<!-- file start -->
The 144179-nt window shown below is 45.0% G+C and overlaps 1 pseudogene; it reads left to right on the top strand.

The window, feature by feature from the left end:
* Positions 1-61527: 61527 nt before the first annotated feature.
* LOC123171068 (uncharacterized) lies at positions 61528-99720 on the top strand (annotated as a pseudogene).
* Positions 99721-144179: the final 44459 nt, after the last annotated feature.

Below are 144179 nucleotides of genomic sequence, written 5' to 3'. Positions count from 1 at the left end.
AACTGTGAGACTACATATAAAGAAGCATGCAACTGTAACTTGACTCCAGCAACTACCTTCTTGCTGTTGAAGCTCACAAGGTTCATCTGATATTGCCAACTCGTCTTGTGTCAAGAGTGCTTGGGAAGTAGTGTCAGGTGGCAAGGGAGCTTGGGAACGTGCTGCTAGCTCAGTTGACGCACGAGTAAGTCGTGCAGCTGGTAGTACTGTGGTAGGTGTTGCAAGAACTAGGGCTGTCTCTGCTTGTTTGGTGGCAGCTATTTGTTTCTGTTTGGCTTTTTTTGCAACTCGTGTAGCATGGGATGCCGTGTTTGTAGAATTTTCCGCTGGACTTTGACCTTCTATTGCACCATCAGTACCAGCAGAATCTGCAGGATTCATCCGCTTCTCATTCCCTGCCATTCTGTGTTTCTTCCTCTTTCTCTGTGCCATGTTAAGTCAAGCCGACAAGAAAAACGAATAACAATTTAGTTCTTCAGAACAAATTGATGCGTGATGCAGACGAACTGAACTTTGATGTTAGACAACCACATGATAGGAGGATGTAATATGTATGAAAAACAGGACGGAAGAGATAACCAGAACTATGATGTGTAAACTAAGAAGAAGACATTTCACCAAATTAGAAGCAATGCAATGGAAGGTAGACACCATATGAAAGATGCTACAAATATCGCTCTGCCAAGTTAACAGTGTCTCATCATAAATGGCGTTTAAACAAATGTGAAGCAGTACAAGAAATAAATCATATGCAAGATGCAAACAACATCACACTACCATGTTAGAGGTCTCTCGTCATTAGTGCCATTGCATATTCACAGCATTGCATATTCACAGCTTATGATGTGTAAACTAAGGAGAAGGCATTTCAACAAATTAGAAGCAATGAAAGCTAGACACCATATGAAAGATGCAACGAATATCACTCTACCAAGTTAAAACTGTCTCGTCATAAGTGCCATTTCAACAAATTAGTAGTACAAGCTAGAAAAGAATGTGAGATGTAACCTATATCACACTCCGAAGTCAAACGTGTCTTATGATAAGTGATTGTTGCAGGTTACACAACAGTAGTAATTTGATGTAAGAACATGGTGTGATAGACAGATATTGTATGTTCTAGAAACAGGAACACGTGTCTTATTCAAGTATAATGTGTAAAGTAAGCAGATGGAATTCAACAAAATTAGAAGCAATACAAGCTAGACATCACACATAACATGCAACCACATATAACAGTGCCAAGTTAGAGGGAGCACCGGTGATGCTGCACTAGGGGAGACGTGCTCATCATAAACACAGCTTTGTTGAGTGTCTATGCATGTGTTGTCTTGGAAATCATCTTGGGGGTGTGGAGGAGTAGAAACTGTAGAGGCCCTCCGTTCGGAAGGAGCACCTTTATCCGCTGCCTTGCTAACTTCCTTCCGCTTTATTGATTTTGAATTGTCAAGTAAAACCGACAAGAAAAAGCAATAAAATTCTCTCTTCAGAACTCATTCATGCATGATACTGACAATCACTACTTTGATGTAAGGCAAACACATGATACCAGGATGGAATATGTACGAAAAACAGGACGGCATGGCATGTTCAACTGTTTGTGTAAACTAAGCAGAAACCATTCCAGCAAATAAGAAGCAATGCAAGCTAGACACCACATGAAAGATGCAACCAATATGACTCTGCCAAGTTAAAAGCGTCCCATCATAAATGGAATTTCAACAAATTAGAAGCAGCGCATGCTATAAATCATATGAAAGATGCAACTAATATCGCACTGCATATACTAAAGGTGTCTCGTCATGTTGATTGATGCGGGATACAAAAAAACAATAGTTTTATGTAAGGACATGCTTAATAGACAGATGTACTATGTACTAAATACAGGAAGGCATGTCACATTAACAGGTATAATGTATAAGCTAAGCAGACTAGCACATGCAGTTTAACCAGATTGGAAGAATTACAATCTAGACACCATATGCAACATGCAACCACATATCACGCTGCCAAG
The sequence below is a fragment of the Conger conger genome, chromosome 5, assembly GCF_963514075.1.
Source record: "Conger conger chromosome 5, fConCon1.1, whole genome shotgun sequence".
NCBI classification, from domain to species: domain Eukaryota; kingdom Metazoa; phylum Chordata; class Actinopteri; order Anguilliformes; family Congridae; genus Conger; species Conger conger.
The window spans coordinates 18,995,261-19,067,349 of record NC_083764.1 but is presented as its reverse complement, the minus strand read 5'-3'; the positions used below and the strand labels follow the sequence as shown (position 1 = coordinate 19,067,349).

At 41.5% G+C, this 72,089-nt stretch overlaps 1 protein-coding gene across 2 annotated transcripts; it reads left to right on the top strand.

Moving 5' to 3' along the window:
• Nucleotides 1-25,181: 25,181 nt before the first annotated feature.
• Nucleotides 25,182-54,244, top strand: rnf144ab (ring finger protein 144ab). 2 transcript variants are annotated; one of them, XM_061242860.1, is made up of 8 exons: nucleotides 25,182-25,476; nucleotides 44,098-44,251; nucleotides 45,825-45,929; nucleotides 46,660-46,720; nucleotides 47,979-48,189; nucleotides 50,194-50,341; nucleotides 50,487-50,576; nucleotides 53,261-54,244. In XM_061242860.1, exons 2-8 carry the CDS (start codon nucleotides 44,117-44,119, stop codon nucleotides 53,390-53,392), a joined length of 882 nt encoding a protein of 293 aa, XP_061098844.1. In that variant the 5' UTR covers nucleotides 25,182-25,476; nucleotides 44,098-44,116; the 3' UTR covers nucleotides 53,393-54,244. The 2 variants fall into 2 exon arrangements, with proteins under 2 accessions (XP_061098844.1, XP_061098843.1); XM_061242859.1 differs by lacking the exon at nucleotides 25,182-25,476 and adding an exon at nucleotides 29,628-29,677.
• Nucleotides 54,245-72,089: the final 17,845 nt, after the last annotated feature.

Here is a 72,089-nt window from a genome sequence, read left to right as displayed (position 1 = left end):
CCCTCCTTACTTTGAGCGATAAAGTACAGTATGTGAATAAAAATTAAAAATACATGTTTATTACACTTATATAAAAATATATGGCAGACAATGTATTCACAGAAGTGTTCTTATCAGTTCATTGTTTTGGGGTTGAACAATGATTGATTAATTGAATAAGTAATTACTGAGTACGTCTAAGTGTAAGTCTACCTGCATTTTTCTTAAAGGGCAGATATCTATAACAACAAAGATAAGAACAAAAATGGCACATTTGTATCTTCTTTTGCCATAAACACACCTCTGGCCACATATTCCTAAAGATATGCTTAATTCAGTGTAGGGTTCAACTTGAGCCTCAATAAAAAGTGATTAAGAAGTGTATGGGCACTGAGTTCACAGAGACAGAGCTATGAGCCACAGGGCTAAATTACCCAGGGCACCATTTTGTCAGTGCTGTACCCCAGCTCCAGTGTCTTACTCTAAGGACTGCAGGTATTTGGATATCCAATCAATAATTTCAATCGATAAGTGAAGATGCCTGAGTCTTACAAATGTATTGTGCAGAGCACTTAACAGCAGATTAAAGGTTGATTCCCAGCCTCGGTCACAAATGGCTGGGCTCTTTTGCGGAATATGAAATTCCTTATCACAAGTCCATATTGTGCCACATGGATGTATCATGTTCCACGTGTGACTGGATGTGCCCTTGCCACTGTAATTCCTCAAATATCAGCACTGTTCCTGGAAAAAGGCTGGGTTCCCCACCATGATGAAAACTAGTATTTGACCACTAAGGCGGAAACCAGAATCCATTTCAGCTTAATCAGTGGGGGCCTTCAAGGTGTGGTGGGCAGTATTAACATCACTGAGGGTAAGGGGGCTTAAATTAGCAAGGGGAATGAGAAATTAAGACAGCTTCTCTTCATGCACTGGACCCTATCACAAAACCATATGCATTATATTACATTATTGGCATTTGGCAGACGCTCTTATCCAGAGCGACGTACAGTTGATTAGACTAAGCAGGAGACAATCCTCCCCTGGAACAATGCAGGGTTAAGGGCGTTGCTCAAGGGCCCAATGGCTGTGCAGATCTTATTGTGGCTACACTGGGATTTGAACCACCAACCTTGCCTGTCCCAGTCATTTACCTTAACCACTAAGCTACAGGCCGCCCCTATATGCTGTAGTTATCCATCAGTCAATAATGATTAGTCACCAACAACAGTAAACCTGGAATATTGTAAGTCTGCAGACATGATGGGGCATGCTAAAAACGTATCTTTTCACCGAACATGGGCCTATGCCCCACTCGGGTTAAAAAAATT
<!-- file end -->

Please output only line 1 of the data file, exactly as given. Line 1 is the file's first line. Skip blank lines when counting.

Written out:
The 144179-nt window shown below is 45.0% G+C and overlaps 1 pseudogene; it reads left to right on the top strand.